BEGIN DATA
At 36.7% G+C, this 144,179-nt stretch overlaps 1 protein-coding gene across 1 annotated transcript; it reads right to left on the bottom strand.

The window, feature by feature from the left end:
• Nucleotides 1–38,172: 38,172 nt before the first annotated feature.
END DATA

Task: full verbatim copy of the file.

At 36.7% G+C, this 144,179-nt stretch overlaps 1 protein-coding gene across 1 annotated transcript; it reads right to left on the bottom strand.

The window, feature by feature from the left end:
• Nucleotides 1–38,172: 38,172 nt before the first annotated feature.